We have a secret place in our new outdoor classroom that I haven't shown you yet. It's up a steep concrete slope poured years ago as a form of erosion control, amidst the many spindly trunks of the lilacs that grow there. It's there past the windmill and boat, above the sand pit.
If you climb to the top, if you can climb to the top, there is a narrow catwalk along the chain link fence, worn in the dirt by years of children's feet connecting a pair of dusty depressions down amongst the lilac roots.
Above you, at least in the spring and summer, you'll see pieces of the sky through heart-shaped leaves, although the focus here, as it is in all cubbies, forts, and hideouts, is on one another, and inward and outward by way of your imagination.
This is a place to play stories with your friends, a place removed from the adults who might, with the best of intentions, try to steer or correct or even judge the things we are exploring together up in there.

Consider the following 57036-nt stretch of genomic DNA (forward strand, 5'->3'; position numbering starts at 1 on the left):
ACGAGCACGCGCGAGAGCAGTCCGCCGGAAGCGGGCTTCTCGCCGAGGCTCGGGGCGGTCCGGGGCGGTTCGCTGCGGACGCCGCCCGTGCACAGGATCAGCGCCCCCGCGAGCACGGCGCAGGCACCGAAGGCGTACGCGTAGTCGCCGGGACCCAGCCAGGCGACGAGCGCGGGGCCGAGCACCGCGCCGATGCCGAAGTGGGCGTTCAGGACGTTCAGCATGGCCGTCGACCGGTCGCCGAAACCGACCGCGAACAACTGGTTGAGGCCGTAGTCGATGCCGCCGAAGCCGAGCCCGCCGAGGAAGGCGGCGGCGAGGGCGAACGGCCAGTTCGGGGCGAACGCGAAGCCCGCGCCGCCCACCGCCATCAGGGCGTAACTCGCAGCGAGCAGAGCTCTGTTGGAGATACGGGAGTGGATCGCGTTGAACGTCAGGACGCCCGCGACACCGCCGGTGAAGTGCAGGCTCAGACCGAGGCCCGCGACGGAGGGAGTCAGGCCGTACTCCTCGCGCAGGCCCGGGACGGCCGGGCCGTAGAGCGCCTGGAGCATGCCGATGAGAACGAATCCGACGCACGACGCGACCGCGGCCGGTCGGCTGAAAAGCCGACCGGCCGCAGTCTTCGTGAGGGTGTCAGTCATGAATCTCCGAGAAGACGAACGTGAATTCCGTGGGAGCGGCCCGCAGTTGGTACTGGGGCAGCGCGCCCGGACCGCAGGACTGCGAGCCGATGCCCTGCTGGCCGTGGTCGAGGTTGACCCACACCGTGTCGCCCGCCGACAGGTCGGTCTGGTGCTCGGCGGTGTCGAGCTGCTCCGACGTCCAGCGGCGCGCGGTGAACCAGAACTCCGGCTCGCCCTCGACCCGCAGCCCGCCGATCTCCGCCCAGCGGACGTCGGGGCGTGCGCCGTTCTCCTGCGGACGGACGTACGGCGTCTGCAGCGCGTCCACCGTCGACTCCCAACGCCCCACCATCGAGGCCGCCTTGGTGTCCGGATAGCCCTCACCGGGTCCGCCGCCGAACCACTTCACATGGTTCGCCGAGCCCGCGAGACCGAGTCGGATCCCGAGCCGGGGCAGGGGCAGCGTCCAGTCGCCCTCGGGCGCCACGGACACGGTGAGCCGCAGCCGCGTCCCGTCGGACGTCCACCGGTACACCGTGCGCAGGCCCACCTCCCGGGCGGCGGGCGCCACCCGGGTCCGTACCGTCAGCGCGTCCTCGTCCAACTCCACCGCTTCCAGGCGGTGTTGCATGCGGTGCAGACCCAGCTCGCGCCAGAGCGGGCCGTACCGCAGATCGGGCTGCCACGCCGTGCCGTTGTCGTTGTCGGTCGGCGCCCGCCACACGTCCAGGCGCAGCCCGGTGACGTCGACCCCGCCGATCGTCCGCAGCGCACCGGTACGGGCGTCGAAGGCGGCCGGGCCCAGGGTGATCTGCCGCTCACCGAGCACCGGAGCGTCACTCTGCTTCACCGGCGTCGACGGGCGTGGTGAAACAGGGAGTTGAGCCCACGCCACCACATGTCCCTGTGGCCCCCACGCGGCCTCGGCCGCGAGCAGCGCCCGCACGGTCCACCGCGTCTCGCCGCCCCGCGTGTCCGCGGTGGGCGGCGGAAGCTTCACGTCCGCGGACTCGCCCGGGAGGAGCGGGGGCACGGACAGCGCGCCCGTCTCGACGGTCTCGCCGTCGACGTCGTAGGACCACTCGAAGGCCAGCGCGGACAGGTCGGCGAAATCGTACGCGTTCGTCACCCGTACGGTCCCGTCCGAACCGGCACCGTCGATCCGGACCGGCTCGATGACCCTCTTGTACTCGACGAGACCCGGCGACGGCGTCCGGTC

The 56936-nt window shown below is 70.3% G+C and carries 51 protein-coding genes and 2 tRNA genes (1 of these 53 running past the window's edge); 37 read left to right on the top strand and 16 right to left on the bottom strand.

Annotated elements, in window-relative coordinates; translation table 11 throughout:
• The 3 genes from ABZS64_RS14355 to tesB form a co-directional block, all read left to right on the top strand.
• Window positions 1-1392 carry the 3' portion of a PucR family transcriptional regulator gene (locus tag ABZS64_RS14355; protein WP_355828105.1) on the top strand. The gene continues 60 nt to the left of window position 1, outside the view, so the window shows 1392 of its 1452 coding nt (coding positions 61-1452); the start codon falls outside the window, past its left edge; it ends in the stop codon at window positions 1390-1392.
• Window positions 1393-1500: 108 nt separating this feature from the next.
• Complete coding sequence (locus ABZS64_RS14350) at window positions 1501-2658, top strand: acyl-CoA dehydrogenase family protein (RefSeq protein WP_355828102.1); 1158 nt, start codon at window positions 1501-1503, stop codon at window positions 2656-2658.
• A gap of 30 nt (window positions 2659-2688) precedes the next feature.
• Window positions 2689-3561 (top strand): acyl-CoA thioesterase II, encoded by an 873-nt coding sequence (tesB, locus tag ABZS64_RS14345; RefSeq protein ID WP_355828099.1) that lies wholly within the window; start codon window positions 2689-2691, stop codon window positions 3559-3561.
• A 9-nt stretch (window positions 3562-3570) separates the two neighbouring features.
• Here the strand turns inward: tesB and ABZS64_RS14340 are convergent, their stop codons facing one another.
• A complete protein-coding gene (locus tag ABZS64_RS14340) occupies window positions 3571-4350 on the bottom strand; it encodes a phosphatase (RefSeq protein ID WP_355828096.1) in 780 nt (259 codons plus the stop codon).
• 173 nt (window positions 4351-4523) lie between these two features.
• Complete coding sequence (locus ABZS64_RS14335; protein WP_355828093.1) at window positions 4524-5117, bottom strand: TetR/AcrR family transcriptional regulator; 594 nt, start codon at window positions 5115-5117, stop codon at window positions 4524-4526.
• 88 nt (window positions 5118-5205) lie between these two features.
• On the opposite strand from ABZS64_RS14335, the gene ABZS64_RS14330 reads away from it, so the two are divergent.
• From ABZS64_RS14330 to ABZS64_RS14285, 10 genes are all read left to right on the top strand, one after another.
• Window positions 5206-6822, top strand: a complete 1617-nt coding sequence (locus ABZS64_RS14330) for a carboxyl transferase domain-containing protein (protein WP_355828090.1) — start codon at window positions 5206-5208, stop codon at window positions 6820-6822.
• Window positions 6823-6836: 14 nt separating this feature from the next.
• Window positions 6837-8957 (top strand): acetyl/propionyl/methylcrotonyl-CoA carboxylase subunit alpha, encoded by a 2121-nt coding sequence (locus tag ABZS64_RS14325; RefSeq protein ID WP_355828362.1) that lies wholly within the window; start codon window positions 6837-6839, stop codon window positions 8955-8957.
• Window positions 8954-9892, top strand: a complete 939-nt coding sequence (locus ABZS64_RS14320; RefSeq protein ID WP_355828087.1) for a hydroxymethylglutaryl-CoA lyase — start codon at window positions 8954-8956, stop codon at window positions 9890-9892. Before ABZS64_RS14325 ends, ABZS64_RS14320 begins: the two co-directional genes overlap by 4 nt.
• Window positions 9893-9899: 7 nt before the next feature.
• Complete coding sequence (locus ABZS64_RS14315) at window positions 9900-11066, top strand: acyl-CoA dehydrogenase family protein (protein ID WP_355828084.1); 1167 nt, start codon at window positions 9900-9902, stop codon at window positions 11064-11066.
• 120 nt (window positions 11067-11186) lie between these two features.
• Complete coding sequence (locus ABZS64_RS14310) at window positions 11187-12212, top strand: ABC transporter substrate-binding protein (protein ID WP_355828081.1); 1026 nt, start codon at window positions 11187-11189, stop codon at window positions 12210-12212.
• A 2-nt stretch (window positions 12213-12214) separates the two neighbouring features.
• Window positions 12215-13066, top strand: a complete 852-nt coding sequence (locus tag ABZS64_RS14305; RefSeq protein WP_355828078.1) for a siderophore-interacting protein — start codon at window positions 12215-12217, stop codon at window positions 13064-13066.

But first you have to get up there and that's not easy. It's a kind of barrier to entry, an initiation even. Many of your attempts end in a slide back down to the bottom on your belly.
Few of the youngest children can make the ascent, so it tends to be a place for the 4 and 5 and 6 year-olds to play their games of adventure, treasure, and danger.
And getting down is an equal challenge.
Sometimes you can just run right down, if you're brave enough, and experienced enough, but it's a problem most often solved by sliding on your bottom, a dirty backside being the evidence you've been somewhere today.
And although it's clear that generations of children have played here before you, you're still a pioneer, each day an adventure as new and ancient as this day's sunrise.